Selling the Game: Estimating the Economic Impact of Professional Sports through Taxable Sales
Robert A. Baade (),
Robert Baumann () and
Victor Matheson ()
Additional contact information Robert A. Baade: Department of Economics and Business, Lake Forest College, Lake Forest, IL 60045, USA
Robert Baumann: Department of Economics, Box 192A, College of the Holy Cross, Worcester, MA 01610-2395, USA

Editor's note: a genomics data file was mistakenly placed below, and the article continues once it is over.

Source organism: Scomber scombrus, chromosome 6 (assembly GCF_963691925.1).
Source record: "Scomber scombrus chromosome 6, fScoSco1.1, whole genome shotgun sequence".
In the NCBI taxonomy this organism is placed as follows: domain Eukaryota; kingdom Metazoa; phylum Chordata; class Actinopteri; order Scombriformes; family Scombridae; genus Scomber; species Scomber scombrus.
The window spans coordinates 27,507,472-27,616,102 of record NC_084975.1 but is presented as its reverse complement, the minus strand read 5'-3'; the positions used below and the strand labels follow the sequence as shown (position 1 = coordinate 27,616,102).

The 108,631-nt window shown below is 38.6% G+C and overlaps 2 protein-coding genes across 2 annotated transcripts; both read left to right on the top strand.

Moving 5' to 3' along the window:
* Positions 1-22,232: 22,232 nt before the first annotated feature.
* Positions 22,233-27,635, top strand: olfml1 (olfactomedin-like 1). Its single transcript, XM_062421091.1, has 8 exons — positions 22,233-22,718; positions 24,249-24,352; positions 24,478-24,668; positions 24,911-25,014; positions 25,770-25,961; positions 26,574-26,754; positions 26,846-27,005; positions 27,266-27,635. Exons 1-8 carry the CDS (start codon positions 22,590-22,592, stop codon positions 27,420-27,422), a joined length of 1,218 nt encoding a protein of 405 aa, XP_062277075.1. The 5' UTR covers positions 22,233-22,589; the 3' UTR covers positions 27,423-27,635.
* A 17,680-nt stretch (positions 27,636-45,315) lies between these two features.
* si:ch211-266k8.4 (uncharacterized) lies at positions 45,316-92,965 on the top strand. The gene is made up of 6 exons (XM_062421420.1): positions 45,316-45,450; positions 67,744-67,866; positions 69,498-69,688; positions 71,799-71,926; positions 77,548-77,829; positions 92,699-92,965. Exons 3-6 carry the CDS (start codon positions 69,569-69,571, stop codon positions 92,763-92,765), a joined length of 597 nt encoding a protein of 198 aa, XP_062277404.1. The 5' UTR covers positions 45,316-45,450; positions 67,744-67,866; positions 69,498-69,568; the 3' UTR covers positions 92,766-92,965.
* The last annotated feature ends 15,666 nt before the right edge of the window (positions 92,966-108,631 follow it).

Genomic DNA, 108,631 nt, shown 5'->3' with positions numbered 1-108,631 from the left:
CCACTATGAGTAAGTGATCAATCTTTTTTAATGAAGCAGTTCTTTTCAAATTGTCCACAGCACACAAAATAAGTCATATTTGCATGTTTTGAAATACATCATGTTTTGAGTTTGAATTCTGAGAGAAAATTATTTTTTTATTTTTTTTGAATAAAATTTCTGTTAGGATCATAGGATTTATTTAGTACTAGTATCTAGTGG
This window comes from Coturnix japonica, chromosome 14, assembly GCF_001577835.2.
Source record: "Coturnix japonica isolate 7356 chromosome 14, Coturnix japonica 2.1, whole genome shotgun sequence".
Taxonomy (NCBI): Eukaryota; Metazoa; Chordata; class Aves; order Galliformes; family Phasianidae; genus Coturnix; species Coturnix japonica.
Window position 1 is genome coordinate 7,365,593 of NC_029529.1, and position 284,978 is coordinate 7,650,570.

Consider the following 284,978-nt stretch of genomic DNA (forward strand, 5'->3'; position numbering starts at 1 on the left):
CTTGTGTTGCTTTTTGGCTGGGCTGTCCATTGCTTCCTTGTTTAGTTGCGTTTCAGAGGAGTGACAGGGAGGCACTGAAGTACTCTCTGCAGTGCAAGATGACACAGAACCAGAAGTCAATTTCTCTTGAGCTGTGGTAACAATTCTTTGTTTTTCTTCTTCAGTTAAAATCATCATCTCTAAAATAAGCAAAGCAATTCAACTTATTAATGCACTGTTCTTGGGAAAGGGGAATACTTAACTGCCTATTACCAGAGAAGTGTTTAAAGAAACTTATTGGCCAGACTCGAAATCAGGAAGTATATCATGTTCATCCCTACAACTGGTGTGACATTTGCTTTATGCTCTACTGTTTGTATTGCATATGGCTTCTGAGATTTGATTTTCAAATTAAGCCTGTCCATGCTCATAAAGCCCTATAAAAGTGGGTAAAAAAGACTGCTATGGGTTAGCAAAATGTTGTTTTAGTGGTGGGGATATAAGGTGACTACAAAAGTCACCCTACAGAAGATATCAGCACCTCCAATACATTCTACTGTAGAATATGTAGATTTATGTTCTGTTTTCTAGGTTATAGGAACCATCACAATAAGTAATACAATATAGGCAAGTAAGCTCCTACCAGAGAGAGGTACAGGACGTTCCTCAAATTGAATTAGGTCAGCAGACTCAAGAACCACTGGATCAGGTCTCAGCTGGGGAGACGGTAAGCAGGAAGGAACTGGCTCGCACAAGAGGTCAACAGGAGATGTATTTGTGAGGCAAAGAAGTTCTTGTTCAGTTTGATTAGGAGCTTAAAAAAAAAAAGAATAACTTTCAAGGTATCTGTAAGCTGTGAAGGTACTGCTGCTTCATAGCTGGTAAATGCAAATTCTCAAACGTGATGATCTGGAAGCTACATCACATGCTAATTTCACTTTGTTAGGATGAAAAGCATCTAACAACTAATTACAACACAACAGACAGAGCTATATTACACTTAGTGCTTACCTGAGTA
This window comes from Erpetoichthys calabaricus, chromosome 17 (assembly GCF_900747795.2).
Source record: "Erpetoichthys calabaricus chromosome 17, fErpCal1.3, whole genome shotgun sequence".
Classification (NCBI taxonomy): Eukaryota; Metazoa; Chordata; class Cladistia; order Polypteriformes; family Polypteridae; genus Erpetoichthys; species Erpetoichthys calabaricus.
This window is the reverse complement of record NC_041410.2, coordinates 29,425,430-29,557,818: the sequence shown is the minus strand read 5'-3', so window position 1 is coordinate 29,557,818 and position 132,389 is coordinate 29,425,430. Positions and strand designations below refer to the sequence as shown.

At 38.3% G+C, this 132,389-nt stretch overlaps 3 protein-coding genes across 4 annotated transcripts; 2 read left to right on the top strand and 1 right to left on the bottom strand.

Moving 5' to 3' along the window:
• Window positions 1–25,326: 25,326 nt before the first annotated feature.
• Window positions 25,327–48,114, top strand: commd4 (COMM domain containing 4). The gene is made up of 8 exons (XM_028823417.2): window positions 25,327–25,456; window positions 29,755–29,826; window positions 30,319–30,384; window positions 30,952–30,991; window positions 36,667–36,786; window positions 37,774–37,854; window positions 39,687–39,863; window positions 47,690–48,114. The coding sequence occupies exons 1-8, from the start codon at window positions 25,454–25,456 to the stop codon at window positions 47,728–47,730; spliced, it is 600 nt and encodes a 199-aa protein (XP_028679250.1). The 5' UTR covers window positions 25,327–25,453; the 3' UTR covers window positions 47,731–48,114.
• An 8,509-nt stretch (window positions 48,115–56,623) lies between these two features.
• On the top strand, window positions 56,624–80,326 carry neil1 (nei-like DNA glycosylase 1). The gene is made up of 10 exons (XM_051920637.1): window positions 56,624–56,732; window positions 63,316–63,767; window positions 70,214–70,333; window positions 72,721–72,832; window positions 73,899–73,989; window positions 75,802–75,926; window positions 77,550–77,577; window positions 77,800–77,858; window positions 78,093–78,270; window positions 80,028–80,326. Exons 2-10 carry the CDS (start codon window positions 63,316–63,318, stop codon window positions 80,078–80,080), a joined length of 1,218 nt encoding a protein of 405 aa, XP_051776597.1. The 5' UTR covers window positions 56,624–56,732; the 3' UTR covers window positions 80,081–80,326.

Sports leagues, franchises, and civic boosters tout the economic benefits of professional sports as an incentive for host cities to construct new stadiums or arenas at considerable public expense. Past league-sponsored studies have estimated that new stadiums, franchises, and mega-events such as the Super Bowl increase economic activity by potentially hundreds of millions of dollars in host cities. A detailed regression analysis of taxable sales in Florida over the period extending from 1980 to 2005 fails to support these claims. New stadiums, arenas, and franchises, as well as mega-events, appear to be as likely to reduce taxable sales as increase them. Similarly, strikes and lockouts in professional sports have not systematically lead to reductions in local taxable sales.